An essay by Robert Storr on the paintings of Rick Brigg's whose exhibition Full Circle is on view at the Flecker Gallery, Suffolk County Community College through March 18, 2016.
Storr writes: "Briggs is not trying to blow painting to smithereens or starve it into submission – but rather make emphatically material visual objects that sustain the curious observer’s involuntary response, which is to squint, knit their brows and say to themselves “What’s that?” There are far worse questions to be asked of art. Especially in an era when critical discourse is forever “interrogating” it, as if art were a prisoner-of-conscience -- a prisoner of fully alert consciousness? ... So while Briggs upsets no apple carts he does offer a bit more of his whimsically jazzy type of image-making than the general and even the dedicated public are likely to be prepared for. So much the better, I say."
Briggs comments: "Basically, I'm always working out of personal need and want my work to reflect my life. This has been true of my abstract work as well as the representational work. Previously with the Painter Man series, I worked in a narrative way because I needed to tell a story. Once I told that story, the need to make explicitly narrative work went away. Gradually I returned full circle to my first love of abstract painting. The newer work draws on my long histories with both abstraction and commercial painting. A painting can begin anywhere and end anywhere. For example, a painting could begin or end with the application of the round paint skein that forms in the can of the alkyd house paint that I use. I can do a large painting in a day and I just recently finished one that took 2 years to complete, so it's always different and it's that lack of a system that fascinates me. My process asks a lot – both of me and the viewer."
Rick Briggs blogs about the work of painter Dona Nelson, whose exhibition Phigor is on view at Thomas Erben Gallery, New York through May 17, 2014.
Briggs writes: "One of the relative constants amidst the variety of these paintings is the previously mentioned imprint of the grid of the stretcher and crossbars on the canvas. Nelson’s grids function as compositional scaffolds for the painting’s riot of material complexity and brightly colored images; they also act as direct indexical markers regarding the physical structure of the painting. Nelson’s constantly points to painting as both image and object. Similarly, in “Red and Green Noses,” she sews lengths of colored string through the canvas, front to back and back and forth, before knotting them off – the line, both literally and figuratively, ties the two sides together. In a recent artist’s statement regarding this interdependence of the two sides, Nelson spoke of her fascination with 'the way in which two very different visual and physical manifestations can be inseparable from and, indeed, create each other.' "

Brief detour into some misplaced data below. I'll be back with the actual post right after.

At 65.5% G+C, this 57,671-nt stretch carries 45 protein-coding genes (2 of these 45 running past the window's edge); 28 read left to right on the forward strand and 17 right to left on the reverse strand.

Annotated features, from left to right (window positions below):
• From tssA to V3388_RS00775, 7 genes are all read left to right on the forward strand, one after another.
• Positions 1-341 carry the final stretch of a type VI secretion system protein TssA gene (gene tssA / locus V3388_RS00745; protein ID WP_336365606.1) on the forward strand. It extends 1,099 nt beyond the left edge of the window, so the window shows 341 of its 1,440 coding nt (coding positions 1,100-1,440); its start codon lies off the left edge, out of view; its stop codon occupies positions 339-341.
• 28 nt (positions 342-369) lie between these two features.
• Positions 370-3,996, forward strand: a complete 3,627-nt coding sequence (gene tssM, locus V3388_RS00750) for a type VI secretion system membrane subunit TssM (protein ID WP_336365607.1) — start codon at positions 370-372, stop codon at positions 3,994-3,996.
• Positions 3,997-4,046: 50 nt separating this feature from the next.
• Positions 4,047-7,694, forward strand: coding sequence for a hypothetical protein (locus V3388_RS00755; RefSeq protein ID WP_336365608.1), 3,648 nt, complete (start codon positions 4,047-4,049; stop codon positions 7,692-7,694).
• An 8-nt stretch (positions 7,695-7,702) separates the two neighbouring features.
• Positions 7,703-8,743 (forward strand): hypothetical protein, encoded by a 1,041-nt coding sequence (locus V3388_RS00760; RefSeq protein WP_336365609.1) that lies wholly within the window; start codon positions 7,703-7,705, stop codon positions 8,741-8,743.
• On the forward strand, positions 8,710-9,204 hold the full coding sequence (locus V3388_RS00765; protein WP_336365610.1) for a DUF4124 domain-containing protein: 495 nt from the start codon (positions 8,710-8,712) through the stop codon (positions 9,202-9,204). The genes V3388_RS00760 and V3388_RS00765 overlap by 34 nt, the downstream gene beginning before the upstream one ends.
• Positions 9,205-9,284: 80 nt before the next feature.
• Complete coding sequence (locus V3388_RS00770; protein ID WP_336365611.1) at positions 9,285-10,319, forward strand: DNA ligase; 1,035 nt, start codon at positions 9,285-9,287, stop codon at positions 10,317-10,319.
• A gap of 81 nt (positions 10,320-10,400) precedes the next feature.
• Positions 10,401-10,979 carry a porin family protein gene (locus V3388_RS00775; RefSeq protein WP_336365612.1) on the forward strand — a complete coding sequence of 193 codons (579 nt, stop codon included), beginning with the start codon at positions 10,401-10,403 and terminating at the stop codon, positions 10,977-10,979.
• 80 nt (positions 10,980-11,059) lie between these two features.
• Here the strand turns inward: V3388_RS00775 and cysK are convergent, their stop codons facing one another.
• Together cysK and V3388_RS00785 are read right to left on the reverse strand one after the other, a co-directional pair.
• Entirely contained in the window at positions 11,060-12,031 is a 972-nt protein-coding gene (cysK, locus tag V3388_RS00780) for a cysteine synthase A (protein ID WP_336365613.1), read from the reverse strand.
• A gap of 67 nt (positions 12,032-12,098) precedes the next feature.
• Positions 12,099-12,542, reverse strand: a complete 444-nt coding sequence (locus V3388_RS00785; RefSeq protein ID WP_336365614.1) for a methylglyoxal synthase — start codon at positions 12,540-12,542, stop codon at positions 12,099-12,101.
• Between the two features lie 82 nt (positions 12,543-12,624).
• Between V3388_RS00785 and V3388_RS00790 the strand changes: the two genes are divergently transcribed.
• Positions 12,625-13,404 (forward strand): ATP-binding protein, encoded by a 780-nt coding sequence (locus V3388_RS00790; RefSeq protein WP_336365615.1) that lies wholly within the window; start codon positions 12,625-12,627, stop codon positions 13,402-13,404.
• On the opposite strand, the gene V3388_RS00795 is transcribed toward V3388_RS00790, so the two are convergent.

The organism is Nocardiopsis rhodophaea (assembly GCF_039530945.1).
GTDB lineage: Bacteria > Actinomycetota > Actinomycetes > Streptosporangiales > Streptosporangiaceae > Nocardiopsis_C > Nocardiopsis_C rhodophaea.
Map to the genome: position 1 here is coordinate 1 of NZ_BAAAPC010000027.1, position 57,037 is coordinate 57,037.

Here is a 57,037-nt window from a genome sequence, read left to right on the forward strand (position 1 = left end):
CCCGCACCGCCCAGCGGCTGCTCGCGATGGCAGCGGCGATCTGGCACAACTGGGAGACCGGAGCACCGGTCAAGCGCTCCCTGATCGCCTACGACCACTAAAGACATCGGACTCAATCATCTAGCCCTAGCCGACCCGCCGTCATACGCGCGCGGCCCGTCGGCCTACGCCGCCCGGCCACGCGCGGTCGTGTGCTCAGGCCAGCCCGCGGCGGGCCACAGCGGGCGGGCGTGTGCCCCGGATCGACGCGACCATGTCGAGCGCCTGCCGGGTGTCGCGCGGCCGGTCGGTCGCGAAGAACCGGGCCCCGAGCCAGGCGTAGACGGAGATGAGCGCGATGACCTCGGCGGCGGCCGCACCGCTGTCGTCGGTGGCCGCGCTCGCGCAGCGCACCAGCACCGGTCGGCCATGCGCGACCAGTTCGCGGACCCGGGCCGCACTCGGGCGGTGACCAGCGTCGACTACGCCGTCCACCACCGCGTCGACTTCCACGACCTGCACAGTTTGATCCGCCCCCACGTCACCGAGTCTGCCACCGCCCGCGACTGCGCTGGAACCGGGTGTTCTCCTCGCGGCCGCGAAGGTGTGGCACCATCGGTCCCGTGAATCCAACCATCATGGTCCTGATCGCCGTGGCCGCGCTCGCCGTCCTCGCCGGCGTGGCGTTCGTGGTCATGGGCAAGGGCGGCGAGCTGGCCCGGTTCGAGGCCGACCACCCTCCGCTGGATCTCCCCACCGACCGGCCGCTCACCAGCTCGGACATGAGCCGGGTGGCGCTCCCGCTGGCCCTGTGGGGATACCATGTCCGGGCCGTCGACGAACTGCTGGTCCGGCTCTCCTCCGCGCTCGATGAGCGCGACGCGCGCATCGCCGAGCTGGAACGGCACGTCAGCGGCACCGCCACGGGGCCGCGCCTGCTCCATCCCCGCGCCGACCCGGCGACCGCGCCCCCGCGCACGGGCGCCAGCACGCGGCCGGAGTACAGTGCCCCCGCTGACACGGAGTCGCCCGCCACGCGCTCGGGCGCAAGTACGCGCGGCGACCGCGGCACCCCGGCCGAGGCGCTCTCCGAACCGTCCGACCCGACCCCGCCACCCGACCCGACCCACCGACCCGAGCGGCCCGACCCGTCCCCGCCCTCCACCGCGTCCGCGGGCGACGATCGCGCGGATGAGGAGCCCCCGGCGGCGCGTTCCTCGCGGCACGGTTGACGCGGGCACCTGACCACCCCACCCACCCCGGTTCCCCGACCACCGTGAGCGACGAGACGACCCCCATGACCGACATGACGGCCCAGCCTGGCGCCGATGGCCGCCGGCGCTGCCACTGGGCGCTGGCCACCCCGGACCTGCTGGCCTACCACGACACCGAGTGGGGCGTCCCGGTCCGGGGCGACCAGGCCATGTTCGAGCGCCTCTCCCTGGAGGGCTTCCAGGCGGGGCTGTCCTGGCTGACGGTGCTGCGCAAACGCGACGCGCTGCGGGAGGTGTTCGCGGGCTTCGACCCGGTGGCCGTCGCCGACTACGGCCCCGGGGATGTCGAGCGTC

Thomas Micchelli reviews the exhibition Let’s Get Physical at Ventana 244, Williamsburg, Brooklyn, curated by Rick Briggs. The show features work by Jonathan Allmaier, Yevgeniya Baras, Rick Briggs, Chris Martin, Dona Nelson, Jackie Saccoccio, Russell Tyler, Maria Walker, and Chuck Webster.
Micchelli writes: "The kind of work found in this show, which avoids 'narrating or signifying' almost completely and makes a point of exposing the processes of its construction, is especially redolent of the artists’ 'fundamental manner of being;' their instincts, impulses and intelligence are woven into the manifold layers of attack, alteration and resolution. Through their formal and expressive thoroughness, these paintings, which present the viewer with obdurate abstraction, thingness and even hermeticism, draw us into their orbit not by what is splashed across the surface but by the physical manifestations of their creators’ thoughts, emotions and sense perceptions."
Katherine Bradford interviews painter Rick Briggs about his work.
Discussing the development of his work, Briggs comments that in the 80s he was "recording all the things I'd done to my place: replacing windows, spray painting, repairing the floor, etc. They were the kind of goofy, embarrassing drawings I never would have considered art but they absolutely do make sense as presaging the Painter Man series. I heard Guston once say that painting was an opportunity to embarrass yourself. I found that so shocking. I do think of my going from a reductive organic abstraction to a Pop narrative series based on a painter, albeit a house painter/artist, was my homage to Guston's challenge to 'embarrass yourself.' And you're right, Kathy, that figuration and abstraction were two very distinct activities back then. Remember when the abstract shapes in Elizabeth Murray's paintings first took on a figurative form? It seemed so radical then. Nowadays, it seems much easier to move freely between abstraction and representation. That's an aesthetic position I fully embrace."
Edited by artist Brett Baker, Painters' Table highlights writing from the painting blogosphere as it is published and serves as a platform for exploring blogs that focus primarily on the subject of painting.